Week of January 21
By Skip Heitzig
I'll never forget the afternoon years ago when I was building a gate in a little fence out back of my house. My son was five or six years of age, and as I was getting the tools and the wood ready, I said, "Hey, Nate! You want to help Daddy build a fence?" And he said, "Yeah!" We went in the garage, and I started cutting and nailing the wood while he was busy playing with the screwdriver, kicking the hammer, twirling around, and singing songs. Every once in a while I'd say, "Hey, Nathan, bring me that hammer." And he'd bring it to me, and then he'd go back to what he was doing. Now, did I need him to help build that gate? No; truth be told, not at all. But I loved the association. I loved the time we spent together.
It's like that with God. God is interested in the association with us. It's a partnership. We work with Him. In Joshua 1:2-3, God said, "Now therefore, arise, go over this Jordan, you and all this people, to the land which I am giving to them--the children of Israel. Every place that the sole of your foot will tread upon I have given you, as I said to Moses."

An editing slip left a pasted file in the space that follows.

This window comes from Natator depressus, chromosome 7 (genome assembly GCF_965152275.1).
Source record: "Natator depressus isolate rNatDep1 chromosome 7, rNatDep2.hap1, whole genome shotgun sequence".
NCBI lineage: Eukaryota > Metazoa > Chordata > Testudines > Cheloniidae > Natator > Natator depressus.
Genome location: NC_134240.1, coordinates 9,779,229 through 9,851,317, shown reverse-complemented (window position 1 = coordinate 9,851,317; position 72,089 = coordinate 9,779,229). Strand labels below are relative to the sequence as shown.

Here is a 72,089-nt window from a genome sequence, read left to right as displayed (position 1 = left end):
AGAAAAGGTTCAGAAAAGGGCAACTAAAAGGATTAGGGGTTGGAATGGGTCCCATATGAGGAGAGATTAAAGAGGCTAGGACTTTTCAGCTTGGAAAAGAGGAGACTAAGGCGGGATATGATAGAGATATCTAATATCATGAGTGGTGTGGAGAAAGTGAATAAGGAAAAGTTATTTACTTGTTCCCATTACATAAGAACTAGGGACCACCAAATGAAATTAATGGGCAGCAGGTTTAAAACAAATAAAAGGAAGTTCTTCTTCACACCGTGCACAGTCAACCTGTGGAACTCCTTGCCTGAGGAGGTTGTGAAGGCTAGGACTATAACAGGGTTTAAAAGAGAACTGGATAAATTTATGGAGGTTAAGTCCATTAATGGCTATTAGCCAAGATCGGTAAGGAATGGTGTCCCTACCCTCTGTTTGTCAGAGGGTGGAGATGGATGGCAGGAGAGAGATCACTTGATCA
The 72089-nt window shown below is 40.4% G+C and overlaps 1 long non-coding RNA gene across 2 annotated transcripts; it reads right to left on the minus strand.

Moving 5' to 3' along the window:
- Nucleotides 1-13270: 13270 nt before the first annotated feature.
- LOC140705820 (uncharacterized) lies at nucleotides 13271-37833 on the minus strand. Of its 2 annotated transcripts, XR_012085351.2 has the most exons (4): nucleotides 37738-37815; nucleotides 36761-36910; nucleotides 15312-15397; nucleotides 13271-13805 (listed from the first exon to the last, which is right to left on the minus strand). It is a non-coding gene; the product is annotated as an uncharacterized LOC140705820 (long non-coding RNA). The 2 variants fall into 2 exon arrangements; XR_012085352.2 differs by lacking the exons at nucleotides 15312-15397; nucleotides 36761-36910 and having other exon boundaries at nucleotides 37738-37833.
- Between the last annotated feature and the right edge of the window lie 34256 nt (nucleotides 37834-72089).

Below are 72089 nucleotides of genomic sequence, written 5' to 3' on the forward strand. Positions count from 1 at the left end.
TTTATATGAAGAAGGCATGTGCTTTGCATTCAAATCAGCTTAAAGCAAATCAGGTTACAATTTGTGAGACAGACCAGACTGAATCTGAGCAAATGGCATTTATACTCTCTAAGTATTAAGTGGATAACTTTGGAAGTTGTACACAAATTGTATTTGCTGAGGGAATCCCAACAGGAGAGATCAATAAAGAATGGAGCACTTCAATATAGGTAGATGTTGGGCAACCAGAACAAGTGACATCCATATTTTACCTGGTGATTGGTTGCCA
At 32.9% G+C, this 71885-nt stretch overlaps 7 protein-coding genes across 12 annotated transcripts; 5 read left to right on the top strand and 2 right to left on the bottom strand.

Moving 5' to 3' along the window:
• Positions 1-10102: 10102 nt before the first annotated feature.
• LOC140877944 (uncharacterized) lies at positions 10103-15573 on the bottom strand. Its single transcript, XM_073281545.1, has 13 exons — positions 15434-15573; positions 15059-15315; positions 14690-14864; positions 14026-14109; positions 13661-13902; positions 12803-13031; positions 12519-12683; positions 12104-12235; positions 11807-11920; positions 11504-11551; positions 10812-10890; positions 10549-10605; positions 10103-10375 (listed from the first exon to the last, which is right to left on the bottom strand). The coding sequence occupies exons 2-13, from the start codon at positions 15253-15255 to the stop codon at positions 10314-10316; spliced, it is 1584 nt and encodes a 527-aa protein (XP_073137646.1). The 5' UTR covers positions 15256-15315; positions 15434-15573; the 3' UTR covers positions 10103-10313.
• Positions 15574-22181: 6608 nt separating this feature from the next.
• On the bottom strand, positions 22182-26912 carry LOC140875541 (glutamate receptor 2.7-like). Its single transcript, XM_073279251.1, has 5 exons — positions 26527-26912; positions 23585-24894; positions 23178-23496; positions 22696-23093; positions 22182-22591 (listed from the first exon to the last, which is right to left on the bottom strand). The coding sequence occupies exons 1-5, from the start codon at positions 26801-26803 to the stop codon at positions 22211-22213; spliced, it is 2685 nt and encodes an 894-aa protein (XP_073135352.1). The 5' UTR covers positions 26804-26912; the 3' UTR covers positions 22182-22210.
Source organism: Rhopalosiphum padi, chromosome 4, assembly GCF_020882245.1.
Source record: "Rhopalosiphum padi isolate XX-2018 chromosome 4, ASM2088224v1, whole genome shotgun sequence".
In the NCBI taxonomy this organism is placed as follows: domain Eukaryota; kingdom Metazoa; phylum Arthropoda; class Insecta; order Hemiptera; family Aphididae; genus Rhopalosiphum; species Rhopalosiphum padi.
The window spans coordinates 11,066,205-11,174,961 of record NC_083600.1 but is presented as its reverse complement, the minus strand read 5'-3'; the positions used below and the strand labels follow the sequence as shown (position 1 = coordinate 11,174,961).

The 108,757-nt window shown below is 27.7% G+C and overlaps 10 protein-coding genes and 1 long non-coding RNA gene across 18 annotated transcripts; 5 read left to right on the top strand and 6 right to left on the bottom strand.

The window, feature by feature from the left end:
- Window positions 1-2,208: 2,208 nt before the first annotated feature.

God could have just given them the Promised Land, with no enemies to bar their way. He could have engineered it so that they just stood at the edge of the river and the Canaanites would say, "Here's the keys to our houses and our chariots. They're all yours. We surrender." No, they had to actually cross, walk, fight, move, and believe, so that each step was a step of faith.
In Joshua 3 when they put their feet into the waters of the Jordan, the flow of the river stopped upstream and they crossed over on dry ground. It wasn't until they moved out that the water stopped. And they had to tread on the land before it was theirs. So with each step they were saying, in effect, "OK Lord, I'm taking this step, but I'm trusting that You've given this to me. Here's another one..."
Please don't misunderstand me here. I'm not saying "God helps those who help themselves." That's not where I'm going, and besides it's not scriptural.
What I'm trying to say is that we work with God in His work. It's a partnership. We do it with Him, not apart from Him. And it's not just Him doing it--because He could do all the work by Himself. It's a partnership, because He loves to do things with us, and to just "hang" with us. I hope you learn that beautiful secret of fellowship with Him!
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